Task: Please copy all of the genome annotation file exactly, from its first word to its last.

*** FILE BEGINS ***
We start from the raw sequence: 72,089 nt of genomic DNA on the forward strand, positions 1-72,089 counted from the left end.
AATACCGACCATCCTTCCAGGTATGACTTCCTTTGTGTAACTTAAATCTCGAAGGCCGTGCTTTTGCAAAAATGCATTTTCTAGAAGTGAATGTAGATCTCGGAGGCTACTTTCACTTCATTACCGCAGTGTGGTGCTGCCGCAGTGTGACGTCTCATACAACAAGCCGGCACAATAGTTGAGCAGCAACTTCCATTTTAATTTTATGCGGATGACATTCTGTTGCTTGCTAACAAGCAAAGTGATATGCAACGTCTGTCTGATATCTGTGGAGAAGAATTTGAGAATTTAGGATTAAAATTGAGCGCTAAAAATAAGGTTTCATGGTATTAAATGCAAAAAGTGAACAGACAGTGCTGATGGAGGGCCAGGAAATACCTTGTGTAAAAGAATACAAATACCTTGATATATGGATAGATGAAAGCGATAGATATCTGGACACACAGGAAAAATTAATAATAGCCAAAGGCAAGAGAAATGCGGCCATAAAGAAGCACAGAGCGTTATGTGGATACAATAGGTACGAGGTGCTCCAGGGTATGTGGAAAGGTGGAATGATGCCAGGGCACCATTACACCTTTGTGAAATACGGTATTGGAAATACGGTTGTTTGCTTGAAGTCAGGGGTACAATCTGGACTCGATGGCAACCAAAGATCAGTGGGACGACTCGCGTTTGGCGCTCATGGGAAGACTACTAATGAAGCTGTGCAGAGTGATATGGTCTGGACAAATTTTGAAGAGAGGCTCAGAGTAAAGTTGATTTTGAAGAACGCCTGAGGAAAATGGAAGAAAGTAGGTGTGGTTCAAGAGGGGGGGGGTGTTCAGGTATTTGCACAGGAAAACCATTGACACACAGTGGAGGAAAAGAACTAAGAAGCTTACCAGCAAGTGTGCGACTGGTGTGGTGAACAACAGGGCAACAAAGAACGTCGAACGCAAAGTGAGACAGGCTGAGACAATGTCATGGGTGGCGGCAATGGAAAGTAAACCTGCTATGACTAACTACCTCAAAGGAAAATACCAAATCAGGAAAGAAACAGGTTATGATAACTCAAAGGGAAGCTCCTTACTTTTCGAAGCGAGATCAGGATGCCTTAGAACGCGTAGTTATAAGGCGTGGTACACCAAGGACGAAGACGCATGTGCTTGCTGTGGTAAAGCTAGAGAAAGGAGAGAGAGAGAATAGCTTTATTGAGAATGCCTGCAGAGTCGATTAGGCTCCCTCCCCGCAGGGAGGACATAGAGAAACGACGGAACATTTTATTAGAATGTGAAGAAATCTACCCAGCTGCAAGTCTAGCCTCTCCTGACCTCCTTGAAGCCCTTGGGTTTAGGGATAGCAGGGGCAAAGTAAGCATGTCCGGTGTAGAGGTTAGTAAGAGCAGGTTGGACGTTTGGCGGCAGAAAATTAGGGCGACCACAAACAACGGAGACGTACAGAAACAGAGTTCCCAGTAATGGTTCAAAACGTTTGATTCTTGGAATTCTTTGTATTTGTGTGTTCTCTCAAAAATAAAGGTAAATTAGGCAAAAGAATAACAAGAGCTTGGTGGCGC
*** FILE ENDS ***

We start from the raw sequence: 72,089 nt of genomic DNA on the forward strand, positions 1-72,089 counted from the left end.
AATACCGACCATCCTTCCAGGTATGACTTCCTTTGTGTAACTTAAATCTCGAAGGCCGTGCTTTTGCAAAAATGCATTTTCTAGAAGTGAATGTAGATCTCGGAGGCTACTTTCACTTCATTACCGCAGTGTGGTGCTGCCGCAGTGTGACGTCTCATACAACAAGCCGGCACAATAGTTGAGCAGCAACTTCCATTTTAATTTTATGCGGATGACATTCTGTTGCTTGCTAACAAGCAAAGTGATATGCAACGTCTGTCTGATATCTGTGGAGAAGAATTTGAGAATTTAGGATTAAAATTGAGCGCTAAAAATAAGGTTTCATGGTATTAAATGCAAAAAGTGAACAGACAGTGCTGATGGAGGGCCAGGAAATACCTTGTGTAAAAGAATACAAATACCTTGATATATGGATAGATGAAAGCGATAGATATCTGGACACACAGGAAAAATTAATAATAGCCAAAGGCAAGAGAAATGCGGCCATAAAGAAGCACAGAGCGTTATGTGGATACAATAGGTACGAGGTGCTCCAGGGTATGTGGAAAGGTGGAATGATGCCAGGGCACCATTACACCTTTGTGAAATACGGTATTGGAAATACGGTTGTTTGCTTGAAGTCAGGGGTACAATCTGGACTCGATGGCAACCAAAGATCAGTGGGACGACTCGCGTTTGGCGCTCATGGGAAGACTACTAATGAAGCTGTGCAGAGTGATATGGTCTGGACAAATTTTGAAGAGAGGCTCAGAGTAAAGTTGATTTTGAAGAACGCCTGAGGAAAATGGAAGAAAGTAGGTGTGGTTCAAGAGGGGGGGGGTGTTCAGGTATTTGCACAGGAAAACCATTGACACACAGTGGAGGAAAAGAACTAAGAAGCTTACCAGCAAGTGTGCGACTGGTGTGGTGAACAACAGGGCAACAAAGAACGTCGAACGCAAAGTGAGACAGGCTGAGACAATGTCATGGGTGGCGGCAATGGAAAGTAAACCTGCTATGACTAACTACCTCAAAGGAAAATACCAAATCAGGAAAGAAACAGGTTATGATAACTCAAAGGGAAGCTCCTTACTTTTCGAAGCGAGATCAGGATGCCTTAGAACGCGTAGTTATAAGGCGTGGTACACCAAGGACGAAGACGCATGTGCTTGCTGTGGTAAAGCTAGAGAAAGGAGAGAGAGAGAATAGCTTTATTGAGAATGCCTGCAGAGTCGATTAGGCTCCCTCCCCGCAGGGAGGACATAGAGAAACGACGGAACATTTTATTAGAATGTGAAGAAATCTACCCAGCTGCAAGTCTAGCCTCTCCTGACCTCCTTGAAGCCCTTGGGTTTAGGGATAGCAGGGGCAAAGTAAGCATGTCCGGTGTAGAGGTTAGTAAGAGCAGGTTGGACGTTTGGCGGCAGAAAATTAGGGCGACCACAAACAACGGAGACGTACAGAAACAGAGTTCCCAGTAATGGTTCAAAACGTTTGATTCTTGGAATTCTTTGTATTTGTGTGTTCTCTCAAAAATAAAGGTAAATTAGGCAAAAGAATAACAAGAGCTTGGTGGCGC